Everything’s still on track with this (*touch wood*).

Thank you

The New Podler Review of Books have announced their choice of the very best independently published books from amongst their 2016 reviews and, it appears, The Silver Mask is in their top three.

Feeling somewhat chuffed. Thanks guys.

http://thenewpodlerreviews.blogspot.co.uk/2017/01/the-best-of-2016.html

And thanks to everyone else who has taken a chance on The Silver Mask (and The City Between the Books/The Bridge People).

And so it begins again…

Happy New Year all. I hope 2017 has started well for you.

It’s just after 1.30am on New Year’s day as I start this. No doubt it will be finished at some other point as, hopefully, I’ll finally get tired enough to fall asleep.

Another year has passed. As with any year, it was a mixed bag. There were many good things that happened, but there was some bad decision making that has lead to bigger, badder decisions being made than perhaps we’ve made in recent memory. Decisions that will impact everyone, not just those who made them. 2017 will, of course, be where we begin to feel the impact of those decisions in full.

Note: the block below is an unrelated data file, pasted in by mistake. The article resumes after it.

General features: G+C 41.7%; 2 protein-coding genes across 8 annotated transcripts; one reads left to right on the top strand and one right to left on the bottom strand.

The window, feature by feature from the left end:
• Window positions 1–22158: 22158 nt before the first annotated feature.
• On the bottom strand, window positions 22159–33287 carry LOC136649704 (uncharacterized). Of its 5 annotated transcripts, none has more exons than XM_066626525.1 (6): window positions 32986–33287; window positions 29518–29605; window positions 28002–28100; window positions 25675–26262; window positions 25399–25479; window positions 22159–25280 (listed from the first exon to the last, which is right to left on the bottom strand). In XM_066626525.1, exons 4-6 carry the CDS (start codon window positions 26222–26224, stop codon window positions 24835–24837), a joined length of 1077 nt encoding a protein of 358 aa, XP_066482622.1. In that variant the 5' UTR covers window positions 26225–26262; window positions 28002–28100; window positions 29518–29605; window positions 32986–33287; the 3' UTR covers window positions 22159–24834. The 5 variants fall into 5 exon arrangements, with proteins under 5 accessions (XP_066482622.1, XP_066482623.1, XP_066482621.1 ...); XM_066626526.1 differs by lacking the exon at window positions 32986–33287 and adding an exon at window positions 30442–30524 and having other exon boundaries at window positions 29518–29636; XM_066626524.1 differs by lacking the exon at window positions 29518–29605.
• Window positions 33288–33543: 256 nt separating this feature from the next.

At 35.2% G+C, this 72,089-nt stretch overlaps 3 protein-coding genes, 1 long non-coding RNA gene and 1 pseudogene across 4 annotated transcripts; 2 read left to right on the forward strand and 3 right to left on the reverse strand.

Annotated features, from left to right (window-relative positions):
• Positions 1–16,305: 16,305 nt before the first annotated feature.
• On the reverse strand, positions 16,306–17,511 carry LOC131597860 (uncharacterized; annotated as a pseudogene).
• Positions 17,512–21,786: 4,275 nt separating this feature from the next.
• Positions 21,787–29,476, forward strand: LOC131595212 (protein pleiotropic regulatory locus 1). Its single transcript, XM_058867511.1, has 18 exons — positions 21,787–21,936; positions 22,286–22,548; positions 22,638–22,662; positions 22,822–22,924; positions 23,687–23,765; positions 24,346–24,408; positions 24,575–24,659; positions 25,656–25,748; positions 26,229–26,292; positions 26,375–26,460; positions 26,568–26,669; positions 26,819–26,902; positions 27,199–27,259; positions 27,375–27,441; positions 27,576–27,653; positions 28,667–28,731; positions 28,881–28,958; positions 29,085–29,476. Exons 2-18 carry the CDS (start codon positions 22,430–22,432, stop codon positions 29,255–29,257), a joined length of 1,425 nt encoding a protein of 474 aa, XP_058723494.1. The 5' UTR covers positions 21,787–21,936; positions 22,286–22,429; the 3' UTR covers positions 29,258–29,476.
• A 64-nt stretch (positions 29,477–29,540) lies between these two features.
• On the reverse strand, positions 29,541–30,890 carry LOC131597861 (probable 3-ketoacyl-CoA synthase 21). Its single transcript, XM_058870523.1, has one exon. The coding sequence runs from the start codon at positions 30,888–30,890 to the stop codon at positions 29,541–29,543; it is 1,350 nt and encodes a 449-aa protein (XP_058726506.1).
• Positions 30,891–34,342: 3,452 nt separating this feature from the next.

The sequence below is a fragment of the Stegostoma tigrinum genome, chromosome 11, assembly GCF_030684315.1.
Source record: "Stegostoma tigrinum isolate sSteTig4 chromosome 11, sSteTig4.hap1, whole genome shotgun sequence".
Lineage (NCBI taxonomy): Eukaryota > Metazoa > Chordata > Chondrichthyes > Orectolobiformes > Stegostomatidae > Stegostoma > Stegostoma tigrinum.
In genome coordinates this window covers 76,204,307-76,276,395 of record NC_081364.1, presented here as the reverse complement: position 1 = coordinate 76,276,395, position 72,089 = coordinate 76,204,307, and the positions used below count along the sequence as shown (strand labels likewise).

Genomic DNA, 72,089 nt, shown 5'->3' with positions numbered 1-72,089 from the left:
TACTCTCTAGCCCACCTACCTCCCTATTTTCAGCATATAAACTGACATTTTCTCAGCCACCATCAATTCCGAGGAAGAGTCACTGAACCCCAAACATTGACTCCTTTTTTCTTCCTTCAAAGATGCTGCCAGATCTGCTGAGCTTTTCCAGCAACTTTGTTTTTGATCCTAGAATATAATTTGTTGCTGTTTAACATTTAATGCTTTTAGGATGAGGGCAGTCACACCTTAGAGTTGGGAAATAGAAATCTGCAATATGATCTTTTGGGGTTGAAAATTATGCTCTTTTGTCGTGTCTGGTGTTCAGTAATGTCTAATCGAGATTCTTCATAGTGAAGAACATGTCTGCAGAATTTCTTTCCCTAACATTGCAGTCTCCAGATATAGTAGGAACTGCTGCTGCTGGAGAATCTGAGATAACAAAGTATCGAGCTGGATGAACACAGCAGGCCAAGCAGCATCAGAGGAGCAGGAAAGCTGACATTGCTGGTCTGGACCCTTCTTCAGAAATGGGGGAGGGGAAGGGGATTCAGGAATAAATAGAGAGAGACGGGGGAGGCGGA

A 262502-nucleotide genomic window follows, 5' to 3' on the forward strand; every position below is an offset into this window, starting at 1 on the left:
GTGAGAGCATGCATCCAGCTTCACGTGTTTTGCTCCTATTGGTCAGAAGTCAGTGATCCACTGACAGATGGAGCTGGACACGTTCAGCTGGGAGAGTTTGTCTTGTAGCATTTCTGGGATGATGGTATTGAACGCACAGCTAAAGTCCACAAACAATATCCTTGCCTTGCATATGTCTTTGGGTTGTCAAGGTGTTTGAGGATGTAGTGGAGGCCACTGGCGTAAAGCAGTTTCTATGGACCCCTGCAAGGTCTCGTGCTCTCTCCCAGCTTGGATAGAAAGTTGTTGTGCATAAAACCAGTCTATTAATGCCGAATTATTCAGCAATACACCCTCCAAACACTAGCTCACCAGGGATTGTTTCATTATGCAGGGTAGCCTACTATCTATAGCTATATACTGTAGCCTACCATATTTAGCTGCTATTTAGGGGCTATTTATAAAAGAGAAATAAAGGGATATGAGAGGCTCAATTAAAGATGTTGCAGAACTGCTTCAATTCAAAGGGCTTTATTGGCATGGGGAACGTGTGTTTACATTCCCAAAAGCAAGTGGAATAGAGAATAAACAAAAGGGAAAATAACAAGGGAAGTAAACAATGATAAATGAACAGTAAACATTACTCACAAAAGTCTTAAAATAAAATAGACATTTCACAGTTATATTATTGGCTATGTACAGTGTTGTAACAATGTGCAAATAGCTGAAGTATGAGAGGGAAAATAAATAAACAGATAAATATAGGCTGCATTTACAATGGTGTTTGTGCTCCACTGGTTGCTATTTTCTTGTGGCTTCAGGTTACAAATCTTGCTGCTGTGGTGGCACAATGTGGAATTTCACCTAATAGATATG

In everyday life, when making decisions, there always seems to be the ability to rethink, to change your mind when more information comes to hand. It does not seem at this moment that the world will be allowed this luxury. But we can hope.